In the 1550s, Titian painted seven great paintings for Philip II of Spain. Philip, who drove the Netherlands to revolt and succession by imposing the Spanish Inquisition on them, who channelled the wealth of the New World into building the Escorial palace and pointless wars, who burned thirty-one Protestants in the main square of Valladolid in 1559, displayed paintings in which Gods exercised their power without remorse or pity over helpless humans, in pictures where the viewer is invited to take pleasure and amusement in the victims’ pain. The paintings show the skill of one of the greatest artists, and are beautiful.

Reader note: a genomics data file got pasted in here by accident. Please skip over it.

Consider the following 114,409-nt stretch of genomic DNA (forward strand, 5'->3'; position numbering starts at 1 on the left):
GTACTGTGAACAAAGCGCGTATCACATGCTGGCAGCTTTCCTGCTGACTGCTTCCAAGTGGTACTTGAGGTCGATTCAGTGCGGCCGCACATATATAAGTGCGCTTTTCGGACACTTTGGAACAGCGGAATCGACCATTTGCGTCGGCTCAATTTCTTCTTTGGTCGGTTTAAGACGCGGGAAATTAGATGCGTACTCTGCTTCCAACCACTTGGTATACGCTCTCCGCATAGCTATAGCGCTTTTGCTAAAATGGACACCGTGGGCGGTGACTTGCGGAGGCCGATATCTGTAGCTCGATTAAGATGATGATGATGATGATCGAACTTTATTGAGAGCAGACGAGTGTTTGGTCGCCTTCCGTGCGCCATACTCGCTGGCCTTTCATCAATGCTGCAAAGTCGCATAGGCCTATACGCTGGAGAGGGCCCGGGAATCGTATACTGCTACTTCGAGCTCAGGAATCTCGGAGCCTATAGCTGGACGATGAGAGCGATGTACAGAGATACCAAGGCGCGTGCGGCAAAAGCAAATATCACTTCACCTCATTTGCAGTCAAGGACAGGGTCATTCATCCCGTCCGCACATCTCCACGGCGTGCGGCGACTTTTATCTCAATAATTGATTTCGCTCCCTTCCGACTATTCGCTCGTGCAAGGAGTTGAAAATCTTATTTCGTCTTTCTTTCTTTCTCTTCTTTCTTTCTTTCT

Jupiter descends to impregnate Danae, in a shower of gold.
Jupiter, in the form of a bull, carries off Europa. A putti mocks her, mimicking her movement.
Actaeon, hunting in the woods, comes upon Diana and sees her nakedness.
Diana hunts him down with his own dogs, which rip him apart. This painting was never delivered and is not always included in the set.
Diana punishes Callisto, for her pregnancy to Jupiter.
Adonis, the hunter, pulls away from Venus, who loves him.
Andromeda, chained to be eaten by a sea monster, sees Perseus coming to her rescue.
All show naked women. In three, the woman exercises power, and in four she is its victim.
My blog is now ten years old.